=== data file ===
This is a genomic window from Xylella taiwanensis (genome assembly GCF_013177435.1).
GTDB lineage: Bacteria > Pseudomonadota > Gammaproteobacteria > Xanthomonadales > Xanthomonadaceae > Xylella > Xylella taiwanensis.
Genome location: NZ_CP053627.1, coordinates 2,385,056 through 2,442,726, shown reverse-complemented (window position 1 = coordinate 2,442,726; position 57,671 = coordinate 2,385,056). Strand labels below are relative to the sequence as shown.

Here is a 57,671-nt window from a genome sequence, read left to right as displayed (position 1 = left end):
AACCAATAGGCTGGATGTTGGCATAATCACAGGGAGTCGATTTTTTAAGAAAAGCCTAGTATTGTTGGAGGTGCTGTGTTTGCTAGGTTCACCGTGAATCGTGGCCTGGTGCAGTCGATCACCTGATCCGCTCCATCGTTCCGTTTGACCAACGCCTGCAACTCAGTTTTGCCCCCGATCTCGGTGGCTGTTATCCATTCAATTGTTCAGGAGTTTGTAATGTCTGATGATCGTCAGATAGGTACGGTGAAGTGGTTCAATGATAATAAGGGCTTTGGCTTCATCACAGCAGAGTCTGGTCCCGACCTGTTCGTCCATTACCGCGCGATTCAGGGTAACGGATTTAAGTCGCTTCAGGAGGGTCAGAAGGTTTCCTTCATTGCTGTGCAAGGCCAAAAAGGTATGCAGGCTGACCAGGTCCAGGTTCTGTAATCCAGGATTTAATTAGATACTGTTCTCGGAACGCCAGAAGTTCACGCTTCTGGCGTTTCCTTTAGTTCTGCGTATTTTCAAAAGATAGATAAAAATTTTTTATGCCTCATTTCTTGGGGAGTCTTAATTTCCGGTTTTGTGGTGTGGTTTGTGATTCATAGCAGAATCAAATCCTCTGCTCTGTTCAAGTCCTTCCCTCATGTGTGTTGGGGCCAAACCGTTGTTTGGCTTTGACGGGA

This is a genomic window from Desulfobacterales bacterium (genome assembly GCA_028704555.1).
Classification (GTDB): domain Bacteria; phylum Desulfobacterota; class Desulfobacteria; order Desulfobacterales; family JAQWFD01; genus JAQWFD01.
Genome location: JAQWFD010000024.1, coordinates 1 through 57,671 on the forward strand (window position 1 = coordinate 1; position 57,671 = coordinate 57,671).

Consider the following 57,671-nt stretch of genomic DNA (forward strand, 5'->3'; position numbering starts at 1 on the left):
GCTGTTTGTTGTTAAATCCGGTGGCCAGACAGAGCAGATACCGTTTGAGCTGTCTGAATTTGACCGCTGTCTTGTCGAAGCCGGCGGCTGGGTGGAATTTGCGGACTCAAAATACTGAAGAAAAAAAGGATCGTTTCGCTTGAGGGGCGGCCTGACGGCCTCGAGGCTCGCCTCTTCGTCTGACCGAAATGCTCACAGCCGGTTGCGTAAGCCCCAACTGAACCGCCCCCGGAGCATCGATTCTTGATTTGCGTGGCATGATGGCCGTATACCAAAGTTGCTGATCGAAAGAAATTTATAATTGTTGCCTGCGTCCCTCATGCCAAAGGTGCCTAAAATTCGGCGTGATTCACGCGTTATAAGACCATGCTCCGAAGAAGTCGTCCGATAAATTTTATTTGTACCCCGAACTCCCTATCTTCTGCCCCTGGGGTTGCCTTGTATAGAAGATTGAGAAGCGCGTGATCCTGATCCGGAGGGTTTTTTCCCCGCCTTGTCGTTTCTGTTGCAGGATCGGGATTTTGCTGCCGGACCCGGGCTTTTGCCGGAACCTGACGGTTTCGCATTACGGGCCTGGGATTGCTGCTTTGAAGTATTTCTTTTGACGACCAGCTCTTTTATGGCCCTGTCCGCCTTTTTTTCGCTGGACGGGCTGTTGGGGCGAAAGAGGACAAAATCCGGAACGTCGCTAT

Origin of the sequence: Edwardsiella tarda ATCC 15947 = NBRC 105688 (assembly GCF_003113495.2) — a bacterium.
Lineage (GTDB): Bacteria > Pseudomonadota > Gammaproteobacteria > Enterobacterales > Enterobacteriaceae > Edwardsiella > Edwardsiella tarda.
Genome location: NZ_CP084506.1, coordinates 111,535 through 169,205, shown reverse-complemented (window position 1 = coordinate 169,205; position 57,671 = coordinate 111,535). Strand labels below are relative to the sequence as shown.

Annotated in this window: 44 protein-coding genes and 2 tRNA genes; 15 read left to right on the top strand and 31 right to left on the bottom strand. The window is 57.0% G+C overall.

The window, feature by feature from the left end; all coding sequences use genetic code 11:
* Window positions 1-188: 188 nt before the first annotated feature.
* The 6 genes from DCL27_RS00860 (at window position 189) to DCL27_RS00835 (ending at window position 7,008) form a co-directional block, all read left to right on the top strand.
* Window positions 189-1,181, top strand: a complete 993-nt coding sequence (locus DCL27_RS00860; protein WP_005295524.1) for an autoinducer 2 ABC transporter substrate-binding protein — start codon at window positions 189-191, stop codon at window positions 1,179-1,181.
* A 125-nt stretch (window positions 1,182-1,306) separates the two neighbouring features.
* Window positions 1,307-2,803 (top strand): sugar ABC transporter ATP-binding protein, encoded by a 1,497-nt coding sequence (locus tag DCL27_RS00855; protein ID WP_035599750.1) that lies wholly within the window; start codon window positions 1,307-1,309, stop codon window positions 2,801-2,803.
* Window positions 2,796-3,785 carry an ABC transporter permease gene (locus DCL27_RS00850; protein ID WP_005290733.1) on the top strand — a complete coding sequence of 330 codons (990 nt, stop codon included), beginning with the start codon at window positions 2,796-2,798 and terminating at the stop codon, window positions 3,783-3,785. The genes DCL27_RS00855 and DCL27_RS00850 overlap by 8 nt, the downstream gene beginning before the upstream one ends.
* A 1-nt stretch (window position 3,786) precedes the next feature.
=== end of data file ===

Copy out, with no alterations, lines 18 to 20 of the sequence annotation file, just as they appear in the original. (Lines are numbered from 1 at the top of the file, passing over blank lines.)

* Window positions 189-1,181, top strand: a complete 993-nt coding sequence (locus DCL27_RS00860; protein WP_005295524.1) for an autoinducer 2 ABC transporter substrate-binding protein — start codon at window positions 189-191, stop codon at window positions 1,179-1,181.
* A 125-nt stretch (window positions 1,182-1,306) separates the two neighbouring features.
* Window positions 1,307-2,803 (top strand): sugar ABC transporter ATP-binding protein, encoded by a 1,497-nt coding sequence (locus tag DCL27_RS00855; protein ID WP_035599750.1) that lies wholly within the window; start codon window positions 1,307-1,309, stop codon window positions 2,801-2,803.